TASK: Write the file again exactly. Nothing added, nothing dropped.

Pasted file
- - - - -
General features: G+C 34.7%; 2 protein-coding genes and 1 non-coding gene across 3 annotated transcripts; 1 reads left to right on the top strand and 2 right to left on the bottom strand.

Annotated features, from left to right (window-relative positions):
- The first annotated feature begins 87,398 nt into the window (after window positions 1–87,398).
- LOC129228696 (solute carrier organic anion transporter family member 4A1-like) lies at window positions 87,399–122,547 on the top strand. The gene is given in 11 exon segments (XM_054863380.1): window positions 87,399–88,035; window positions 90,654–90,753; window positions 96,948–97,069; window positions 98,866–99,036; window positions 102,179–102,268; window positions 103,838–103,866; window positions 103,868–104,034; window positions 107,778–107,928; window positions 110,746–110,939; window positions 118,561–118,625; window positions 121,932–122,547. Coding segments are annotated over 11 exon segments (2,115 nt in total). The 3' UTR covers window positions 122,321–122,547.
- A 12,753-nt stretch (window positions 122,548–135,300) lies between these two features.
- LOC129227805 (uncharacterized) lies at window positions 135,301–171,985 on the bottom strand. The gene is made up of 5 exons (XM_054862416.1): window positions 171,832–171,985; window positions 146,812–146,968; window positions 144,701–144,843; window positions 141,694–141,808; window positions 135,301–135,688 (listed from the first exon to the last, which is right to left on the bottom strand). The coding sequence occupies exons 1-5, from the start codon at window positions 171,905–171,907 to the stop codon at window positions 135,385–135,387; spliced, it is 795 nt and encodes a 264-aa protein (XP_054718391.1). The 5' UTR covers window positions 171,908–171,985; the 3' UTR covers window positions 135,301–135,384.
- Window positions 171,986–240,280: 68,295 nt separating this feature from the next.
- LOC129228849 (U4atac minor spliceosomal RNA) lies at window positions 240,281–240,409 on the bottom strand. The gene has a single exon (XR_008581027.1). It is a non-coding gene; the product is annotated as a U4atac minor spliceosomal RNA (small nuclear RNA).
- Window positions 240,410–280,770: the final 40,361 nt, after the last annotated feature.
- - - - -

General features: G+C 34.7%; 2 protein-coding genes and 1 non-coding gene across 3 annotated transcripts; 1 reads left to right on the top strand and 2 right to left on the bottom strand.

Annotated features, from left to right (window-relative positions):
- The first annotated feature begins 87,398 nt into the window (after window positions 1–87,398).
- LOC129228696 (solute carrier organic anion transporter family member 4A1-like) lies at window positions 87,399–122,547 on the top strand. The gene is given in 11 exon segments (XM_054863380.1): window positions 87,399–88,035; window positions 90,654–90,753; window positions 96,948–97,069; window positions 98,866–99,036; window positions 102,179–102,268; window positions 103,838–103,866; window positions 103,868–104,034; window positions 107,778–107,928; window positions 110,746–110,939; window positions 118,561–118,625; window positions 121,932–122,547. Coding segments are annotated over 11 exon segments (2,115 nt in total). The 3' UTR covers window positions 122,321–122,547.
- A 12,753-nt stretch (window positions 122,548–135,300) lies between these two features.
- LOC129227805 (uncharacterized) lies at window positions 135,301–171,985 on the bottom strand. The gene is made up of 5 exons (XM_054862416.1): window positions 171,832–171,985; window positions 146,812–146,968; window positions 144,701–144,843; window positions 141,694–141,808; window positions 135,301–135,688 (listed from the first exon to the last, which is right to left on the bottom strand). The coding sequence occupies exons 1-5, from the start codon at window positions 171,905–171,907 to the stop codon at window positions 135,385–135,387; spliced, it is 795 nt and encodes a 264-aa protein (XP_054718391.1). The 5' UTR covers window positions 171,908–171,985; the 3' UTR covers window positions 135,301–135,384.
- Window positions 171,986–240,280: 68,295 nt separating this feature from the next.
- LOC129228849 (U4atac minor spliceosomal RNA) lies at window positions 240,281–240,409 on the bottom strand. The gene has a single exon (XR_008581027.1). It is a non-coding gene; the product is annotated as a U4atac minor spliceosomal RNA (small nuclear RNA).
- Window positions 240,410–280,770: the final 40,361 nt, after the last annotated feature.